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      Hurricane risk assessment in a multi-hazard context for Dominica in the Caribbean

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          Abstract

          Hurricanes can trigger widespread landslides and flooding creating compound hazards and multiple risks for vulnerable populations. An example is the island of Dominica in the Caribbean, where the population lives predominantly along the coast close to sea level and is subject to storm surge, with steep topography rising behind, with a propensity for landslides and flash river flooding. The simultaneous occurrence of the multiple hazards amplifies their impacts and couples with physical and social vulnerabilities to threaten lives, livelihoods, and the environment. Neglecting compound hazards underestimates overall risk. Using a whole island macroscale, (level-I) analysis, susceptibility scenarios for hurricanes, triggered landslides, and floods were developed by incorporating physical process parameters. The susceptibilities were combined with vulnerability indicators to map spatial patterns of hurricane multi-risks in Dominica. The analysis adopted a coupled approach involving the frequency ratio (FR), analytic hierarchy process (AHP), and geographic information system (GIS). Detailed hazard modelling was done at selected sites (level-II), incorporating storm surge estimates, landslide runout simulations, and steady flow analysis for floods. High-resolution terrain data and simulation models, the Rapid Mass Movement Simulation (RAMMS) and the hydrologic engineering center’s river analysis system (HEC-RAS), were employed. Ground validation confirmed reasonable agreement between projected and observed scenarios across different spatial scales. Following the United Nations Office for disaster risk reduction (UNDRR) call for the inclusion of local, traditional, and indigenous knowledge, feedback, and expert opinion to improve understanding of disaster risk, 17 interviews with local experts and 4 participatory workshops with residents were conducted, and findings were incorporated into the analysis, so as to gain insights into risk perceptions. The study’s outcomes encompass projections and quantification of hurricane compound hazards, vulnerabilities, accumulated risks, and an understanding of local priorities. These findings will inform decision-making processes for risk mitigation choices and community actions by providing a new framework for multi-hazard risk assessment that is easy to implement in combining different data forms.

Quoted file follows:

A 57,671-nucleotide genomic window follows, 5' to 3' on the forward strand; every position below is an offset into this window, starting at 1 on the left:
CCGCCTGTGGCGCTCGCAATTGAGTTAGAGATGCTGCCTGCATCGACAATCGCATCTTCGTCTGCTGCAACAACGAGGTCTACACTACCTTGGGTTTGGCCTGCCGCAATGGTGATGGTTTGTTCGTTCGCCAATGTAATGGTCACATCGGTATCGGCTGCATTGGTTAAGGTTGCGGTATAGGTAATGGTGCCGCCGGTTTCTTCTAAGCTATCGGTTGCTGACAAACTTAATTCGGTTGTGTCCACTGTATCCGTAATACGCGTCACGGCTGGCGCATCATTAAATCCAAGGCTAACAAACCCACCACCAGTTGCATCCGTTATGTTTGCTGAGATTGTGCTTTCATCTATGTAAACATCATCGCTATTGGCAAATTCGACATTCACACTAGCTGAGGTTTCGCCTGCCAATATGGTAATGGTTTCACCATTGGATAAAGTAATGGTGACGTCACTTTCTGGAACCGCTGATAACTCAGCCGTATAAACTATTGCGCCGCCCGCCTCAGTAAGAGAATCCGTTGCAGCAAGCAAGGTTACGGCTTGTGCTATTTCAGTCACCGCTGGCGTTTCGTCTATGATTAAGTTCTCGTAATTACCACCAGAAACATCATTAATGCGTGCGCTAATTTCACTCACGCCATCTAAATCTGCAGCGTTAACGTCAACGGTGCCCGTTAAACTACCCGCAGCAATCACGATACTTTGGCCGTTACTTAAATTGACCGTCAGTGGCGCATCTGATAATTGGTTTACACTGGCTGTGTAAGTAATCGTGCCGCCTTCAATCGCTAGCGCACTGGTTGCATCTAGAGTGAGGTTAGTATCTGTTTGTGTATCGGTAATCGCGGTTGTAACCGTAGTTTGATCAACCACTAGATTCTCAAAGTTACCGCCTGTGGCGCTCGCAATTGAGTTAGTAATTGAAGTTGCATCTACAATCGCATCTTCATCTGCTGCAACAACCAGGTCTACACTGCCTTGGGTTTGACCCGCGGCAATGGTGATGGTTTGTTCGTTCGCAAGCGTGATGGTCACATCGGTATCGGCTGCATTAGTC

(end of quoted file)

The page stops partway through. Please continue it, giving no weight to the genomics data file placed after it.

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          A physically based, variable contributing area model of basin hydrology / Un modèle à base physique de zone d'appel variable de l'hydrologie du bassin versant

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            Decision making with the analytic hierarchy process

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                Author and article information

                Contributors
                alamakhtar@uok.edu.in
                Journal
                Sci Rep
                Sci Rep
                Scientific Reports
                Nature Publishing Group UK (London )
                2045-2322
                23 November 2023
                23 November 2023
                2023
                : 13
                : 20565
                Affiliations
                [1 ]Institute for Risk and Disaster Reduction (IRDR), University College London (UCL), ( https://ror.org/02jx3x895) Gower Street, London, WC1E 6BT UK
                [2 ]Department of Geography and Disaster Management, University of Kashmir, ( https://ror.org/032xfst36) Srinagar, 190006 India
                [3 ]Department of Statistical Science, University College London (UCL), ( https://ror.org/02jx3x895) 1-19 Torrington Place, London, WC1E 7HB UK
                [4 ]Institute for Global Health, University College London (UCL), ( https://ror.org/02jx3x895) Gower Street, London, WC1E 6BT UK
                [5 ]University of Agder, ( https://ror.org/03x297z98) Kristiansand, Norway
                Author information
                http://orcid.org/0000-0002-0813-2783
                Article
                47527
                10.1038/s41598-023-47527-5
                10667232
                37996552
                1b743566-e40a-4ec3-b526-4f3aa457b9cd
                © The Author(s) 2023

                Open Access This article is licensed under a Creative Commons Attribution 4.0 International License, which permits use, sharing, adaptation, distribution and reproduction in any medium or format, as long as you give appropriate credit to the original author(s) and the source, provide a link to the Creative Commons licence, and indicate if changes were made. The images or other third party material in this article are included in the article's Creative Commons licence, unless indicated otherwise in a credit line to the material. If material is not included in the article's Creative Commons licence and your intended use is not permitted by statutory regulation or exceeds the permitted use, you will need to obtain permission directly from the copyright holder. To view a copy of this licence, visit http://creativecommons.org/licenses/by/4.0/.

                History
                : 13 June 2023
                : 14 November 2023
                Funding
                Funded by: Research England Global Challenges Research Fund (GCRF)
                Categories
                Article
                Custom metadata
                © Springer Nature Limited 2023

                Uncategorized
                natural hazards,environmental impact,climate-change adaptation
                Uncategorized
                natural hazards, environmental impact, climate-change adaptation

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